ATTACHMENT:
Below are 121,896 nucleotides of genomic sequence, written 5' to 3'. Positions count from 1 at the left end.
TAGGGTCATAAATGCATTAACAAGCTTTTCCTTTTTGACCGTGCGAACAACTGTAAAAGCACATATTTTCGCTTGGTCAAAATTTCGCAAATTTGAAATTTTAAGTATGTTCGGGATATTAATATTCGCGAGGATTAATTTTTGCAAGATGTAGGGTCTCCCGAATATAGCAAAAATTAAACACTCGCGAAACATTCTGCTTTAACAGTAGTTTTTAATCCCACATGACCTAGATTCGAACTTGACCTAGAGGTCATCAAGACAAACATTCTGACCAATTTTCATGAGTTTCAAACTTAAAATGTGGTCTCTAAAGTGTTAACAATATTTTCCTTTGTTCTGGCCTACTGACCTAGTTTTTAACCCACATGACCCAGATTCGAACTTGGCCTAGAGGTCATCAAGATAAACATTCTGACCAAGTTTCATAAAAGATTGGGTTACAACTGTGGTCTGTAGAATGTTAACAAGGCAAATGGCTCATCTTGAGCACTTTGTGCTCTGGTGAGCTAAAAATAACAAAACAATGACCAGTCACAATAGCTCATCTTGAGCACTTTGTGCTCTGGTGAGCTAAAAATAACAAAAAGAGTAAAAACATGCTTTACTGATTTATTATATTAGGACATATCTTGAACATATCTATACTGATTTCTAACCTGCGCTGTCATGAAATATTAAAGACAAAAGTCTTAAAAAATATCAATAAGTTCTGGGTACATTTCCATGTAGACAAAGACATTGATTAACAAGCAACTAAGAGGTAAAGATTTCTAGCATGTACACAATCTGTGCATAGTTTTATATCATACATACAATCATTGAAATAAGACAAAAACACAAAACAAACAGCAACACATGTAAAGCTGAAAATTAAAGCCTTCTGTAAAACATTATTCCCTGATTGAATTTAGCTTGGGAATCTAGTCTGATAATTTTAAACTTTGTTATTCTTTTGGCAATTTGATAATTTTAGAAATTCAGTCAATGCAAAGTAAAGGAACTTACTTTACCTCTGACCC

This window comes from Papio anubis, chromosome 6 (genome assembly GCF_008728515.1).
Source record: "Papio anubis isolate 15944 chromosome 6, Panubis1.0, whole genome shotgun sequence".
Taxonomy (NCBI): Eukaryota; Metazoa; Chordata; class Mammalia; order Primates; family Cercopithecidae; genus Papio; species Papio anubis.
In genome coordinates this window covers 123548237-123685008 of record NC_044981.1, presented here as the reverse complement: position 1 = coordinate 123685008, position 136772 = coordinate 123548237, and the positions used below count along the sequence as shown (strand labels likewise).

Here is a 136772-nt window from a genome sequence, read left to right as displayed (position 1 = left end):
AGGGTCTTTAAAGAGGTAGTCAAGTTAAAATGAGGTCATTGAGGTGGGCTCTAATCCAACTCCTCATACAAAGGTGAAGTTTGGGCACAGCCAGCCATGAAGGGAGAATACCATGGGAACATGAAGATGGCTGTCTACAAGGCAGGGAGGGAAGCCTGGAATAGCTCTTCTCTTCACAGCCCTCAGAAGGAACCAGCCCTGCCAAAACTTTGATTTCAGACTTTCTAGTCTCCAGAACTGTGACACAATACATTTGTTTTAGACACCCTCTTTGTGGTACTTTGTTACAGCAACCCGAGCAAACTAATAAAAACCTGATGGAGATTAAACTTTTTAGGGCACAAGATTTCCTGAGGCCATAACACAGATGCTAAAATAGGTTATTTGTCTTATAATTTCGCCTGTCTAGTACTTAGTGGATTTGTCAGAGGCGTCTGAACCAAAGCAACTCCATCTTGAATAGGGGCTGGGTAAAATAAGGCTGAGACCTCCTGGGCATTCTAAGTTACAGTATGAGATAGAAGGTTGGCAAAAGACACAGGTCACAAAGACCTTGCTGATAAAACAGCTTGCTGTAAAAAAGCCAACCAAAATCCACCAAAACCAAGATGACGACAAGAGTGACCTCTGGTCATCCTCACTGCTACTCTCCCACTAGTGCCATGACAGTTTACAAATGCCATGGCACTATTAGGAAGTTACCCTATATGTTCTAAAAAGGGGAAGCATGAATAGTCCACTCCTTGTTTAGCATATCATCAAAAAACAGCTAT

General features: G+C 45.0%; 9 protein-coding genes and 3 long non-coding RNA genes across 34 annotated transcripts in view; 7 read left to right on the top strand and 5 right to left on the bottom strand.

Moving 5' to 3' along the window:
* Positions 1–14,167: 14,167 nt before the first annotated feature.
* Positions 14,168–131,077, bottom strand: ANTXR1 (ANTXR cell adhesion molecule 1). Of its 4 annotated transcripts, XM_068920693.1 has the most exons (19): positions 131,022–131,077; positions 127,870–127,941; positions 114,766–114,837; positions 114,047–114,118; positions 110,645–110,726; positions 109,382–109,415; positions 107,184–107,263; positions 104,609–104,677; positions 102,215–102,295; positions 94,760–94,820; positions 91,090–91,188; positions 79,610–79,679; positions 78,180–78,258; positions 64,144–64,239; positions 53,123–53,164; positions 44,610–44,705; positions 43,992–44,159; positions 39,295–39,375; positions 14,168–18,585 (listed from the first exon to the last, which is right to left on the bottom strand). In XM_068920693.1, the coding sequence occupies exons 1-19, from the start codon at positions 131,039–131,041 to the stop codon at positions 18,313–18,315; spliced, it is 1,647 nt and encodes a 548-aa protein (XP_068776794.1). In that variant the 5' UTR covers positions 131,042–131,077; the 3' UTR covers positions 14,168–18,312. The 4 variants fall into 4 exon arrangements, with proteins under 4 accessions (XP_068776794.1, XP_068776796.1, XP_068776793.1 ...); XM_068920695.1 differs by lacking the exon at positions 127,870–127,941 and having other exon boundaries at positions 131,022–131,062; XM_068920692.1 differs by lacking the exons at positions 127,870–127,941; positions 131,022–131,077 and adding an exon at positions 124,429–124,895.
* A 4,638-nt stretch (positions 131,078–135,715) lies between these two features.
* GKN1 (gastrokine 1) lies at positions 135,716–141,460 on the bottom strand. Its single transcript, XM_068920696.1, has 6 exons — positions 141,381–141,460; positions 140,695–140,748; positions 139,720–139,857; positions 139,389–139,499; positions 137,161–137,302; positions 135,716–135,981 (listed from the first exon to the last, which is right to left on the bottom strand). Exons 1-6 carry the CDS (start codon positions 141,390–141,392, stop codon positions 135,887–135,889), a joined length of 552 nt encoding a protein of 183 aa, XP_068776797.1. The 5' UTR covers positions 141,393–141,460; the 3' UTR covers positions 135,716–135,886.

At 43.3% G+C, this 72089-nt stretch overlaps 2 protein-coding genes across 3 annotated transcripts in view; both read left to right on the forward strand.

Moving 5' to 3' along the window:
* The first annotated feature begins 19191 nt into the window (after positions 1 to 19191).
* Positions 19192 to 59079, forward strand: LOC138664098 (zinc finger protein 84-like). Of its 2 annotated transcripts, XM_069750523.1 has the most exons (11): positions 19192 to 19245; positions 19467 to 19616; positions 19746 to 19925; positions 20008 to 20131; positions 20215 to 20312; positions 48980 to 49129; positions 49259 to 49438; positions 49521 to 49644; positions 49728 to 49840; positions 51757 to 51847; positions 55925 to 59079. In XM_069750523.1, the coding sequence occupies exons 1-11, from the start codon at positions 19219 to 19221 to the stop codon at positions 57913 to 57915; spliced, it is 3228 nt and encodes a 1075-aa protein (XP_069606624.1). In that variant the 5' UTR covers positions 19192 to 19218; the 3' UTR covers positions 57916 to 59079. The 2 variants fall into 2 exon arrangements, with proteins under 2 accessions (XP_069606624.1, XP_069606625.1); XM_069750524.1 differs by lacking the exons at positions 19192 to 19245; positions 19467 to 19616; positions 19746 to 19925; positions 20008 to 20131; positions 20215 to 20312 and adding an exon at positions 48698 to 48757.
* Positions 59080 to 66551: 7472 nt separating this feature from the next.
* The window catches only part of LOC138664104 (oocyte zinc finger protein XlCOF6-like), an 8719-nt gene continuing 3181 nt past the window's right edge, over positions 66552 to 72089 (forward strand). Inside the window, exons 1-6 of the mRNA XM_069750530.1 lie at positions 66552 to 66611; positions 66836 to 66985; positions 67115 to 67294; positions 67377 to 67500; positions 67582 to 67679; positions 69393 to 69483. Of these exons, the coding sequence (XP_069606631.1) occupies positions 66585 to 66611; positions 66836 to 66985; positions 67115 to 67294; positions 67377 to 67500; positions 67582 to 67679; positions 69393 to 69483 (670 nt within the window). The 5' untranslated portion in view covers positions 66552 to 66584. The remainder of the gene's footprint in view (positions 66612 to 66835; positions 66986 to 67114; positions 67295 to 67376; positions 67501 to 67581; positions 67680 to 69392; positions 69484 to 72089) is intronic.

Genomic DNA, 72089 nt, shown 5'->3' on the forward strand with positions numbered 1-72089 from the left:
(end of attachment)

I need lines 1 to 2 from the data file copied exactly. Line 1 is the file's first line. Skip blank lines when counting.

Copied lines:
Below are 121,896 nucleotides of genomic sequence, written 5' to 3'. Positions count from 1 at the left end.
TAGGGTCATAAATGCATTAACAAGCTTTTCCTTTTTGACCGTGCGAACAACTGTAAAAGCACATATTTTCGCTTGGTCAAAATTTCGCAAATTTGAAATTTTAAGTATGTTCGGGATATTAATATTCGCGAGGATTAATTTTTGCAAGATGTAGGGTCTCCCGAATATAGCAAAAATTAAACACTCGCGAAACATTCTGCTTTAACAGTAGTTTTTAATCCCACATGACCTAGATTCGAACTTGACCTAGAGGTCATCAAGACAAACATTCTGACCAATTTTCATGAGTTTCAAACTTAAAATGTGGTCTCTAAAGTGTTAACAATATTTTCCTTTGTTCTGGCCTACTGACCTAGTTTTTAACCCACATGACCCAGATTCGAACTTGGCCTAGAGGTCATCAAGATAAACATTCTGACCAAGTTTCATAAAAGATTGGGTTACAACTGTGGTCTGTAGAATGTTAACAAGGCAAATGGCTCATCTTGAGCACTTTGTGCTCTGGTGAGCTAAAAATAACAAAACAATGACCAGTCACAATAGCTCATCTTGAGCACTTTGTGCTCTGGTGAGCTAAAAATAACAAAAAGAGTAAAAACATGCTTTACTGATTTATTATATTAGGACATATCTTGAACATATCTATACTGATTTCTAACCTGCGCTGTCATGAAATATTAAAGACAAAAGTCTTAAAAAATATCAATAAGTTCTGGGTACATTTCCATGTAGACAAAGACATTGATTAACAAGCAACTAAGAGGTAAAGATTTCTAGCATGTACACAATCTGTGCATAGTTTTATATCATACATACAATCATTGAAATAAGACAAAAACACAAAACAAACAGCAACACATGTAAAGCTGAAAATTAAAGCCTTCTGTAAAACATTATTCCCTGATTGAATTTAGCTTGGGAATCTAGTCTGATAATTTTAAACTTTGTTATTCTTTTGGCAATTTGATAATTTTAGAAATTCAGTCAATGCAAAGTAAAGGAACTTACTTTACCTCTGACCC